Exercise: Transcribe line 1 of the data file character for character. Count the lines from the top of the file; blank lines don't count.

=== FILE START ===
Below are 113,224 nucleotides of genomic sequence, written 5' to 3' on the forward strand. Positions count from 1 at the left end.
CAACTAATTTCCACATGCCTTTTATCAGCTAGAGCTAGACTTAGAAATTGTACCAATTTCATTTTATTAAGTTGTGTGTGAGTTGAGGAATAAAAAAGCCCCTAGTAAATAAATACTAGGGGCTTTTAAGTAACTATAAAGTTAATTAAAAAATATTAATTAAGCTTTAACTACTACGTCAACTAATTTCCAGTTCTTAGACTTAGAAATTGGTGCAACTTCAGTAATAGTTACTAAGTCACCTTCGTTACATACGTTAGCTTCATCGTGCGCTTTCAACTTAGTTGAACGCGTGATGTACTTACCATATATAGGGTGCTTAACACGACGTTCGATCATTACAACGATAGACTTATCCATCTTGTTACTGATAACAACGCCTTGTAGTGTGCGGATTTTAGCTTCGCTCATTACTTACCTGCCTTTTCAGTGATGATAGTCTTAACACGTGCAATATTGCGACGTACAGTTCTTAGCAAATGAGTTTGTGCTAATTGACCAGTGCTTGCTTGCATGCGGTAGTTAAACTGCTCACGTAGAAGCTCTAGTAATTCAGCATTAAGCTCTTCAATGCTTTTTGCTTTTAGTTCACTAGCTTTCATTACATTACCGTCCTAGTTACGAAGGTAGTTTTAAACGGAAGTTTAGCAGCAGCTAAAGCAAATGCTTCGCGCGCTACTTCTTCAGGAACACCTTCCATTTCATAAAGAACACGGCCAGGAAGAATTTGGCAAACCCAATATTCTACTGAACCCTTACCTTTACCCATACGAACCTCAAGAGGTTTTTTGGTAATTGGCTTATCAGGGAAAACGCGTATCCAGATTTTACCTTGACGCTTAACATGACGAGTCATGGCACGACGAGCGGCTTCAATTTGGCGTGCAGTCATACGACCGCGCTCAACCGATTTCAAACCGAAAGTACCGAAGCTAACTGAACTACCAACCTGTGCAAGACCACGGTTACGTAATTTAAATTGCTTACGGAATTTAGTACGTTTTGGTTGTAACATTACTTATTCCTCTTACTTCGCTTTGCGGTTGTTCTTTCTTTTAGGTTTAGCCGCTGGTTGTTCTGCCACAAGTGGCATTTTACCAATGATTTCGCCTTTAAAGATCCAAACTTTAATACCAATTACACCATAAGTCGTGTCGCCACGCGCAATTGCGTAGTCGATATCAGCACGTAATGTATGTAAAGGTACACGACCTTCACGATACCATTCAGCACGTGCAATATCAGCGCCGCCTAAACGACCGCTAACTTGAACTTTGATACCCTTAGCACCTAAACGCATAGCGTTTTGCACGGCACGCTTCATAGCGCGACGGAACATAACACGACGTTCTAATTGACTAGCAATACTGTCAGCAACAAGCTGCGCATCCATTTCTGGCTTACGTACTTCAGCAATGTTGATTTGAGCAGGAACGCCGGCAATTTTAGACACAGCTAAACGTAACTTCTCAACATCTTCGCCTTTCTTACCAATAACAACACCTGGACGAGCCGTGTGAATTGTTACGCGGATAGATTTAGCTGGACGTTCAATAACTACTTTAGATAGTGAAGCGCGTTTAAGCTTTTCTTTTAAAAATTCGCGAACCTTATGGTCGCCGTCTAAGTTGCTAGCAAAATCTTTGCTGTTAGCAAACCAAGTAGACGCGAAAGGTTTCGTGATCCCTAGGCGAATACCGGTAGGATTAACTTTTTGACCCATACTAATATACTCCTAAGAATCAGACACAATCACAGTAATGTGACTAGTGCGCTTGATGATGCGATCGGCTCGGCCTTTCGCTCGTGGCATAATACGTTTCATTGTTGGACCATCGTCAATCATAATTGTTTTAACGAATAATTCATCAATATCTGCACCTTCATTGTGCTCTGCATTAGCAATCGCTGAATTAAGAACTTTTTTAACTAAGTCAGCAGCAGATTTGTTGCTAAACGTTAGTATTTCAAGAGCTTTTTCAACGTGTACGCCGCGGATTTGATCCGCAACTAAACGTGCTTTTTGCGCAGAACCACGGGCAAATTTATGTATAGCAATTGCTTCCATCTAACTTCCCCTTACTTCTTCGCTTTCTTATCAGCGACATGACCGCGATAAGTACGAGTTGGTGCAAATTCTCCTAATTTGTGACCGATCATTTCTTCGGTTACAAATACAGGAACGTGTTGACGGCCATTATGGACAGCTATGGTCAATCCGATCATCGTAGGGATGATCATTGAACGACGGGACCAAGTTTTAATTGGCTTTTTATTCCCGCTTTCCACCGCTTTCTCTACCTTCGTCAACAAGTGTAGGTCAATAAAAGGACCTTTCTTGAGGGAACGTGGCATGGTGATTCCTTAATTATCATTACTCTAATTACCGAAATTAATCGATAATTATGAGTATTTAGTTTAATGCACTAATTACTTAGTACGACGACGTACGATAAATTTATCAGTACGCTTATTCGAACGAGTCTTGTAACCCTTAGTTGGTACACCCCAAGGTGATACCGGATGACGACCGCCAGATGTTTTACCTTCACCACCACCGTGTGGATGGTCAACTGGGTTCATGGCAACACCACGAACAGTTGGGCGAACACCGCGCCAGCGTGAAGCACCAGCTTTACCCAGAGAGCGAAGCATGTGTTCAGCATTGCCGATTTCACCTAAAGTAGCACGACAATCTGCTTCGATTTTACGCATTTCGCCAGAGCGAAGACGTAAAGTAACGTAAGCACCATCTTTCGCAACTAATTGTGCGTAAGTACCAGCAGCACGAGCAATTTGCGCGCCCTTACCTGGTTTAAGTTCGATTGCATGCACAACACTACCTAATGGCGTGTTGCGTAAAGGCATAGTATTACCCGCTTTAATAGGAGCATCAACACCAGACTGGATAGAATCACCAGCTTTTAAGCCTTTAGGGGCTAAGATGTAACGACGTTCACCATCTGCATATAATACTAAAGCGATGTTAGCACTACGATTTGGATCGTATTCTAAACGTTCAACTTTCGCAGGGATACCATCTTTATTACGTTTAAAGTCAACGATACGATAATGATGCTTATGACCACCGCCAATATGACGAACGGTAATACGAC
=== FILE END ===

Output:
Below are 113,224 nucleotides of genomic sequence, written 5' to 3' on the forward strand. Positions count from 1 at the left end.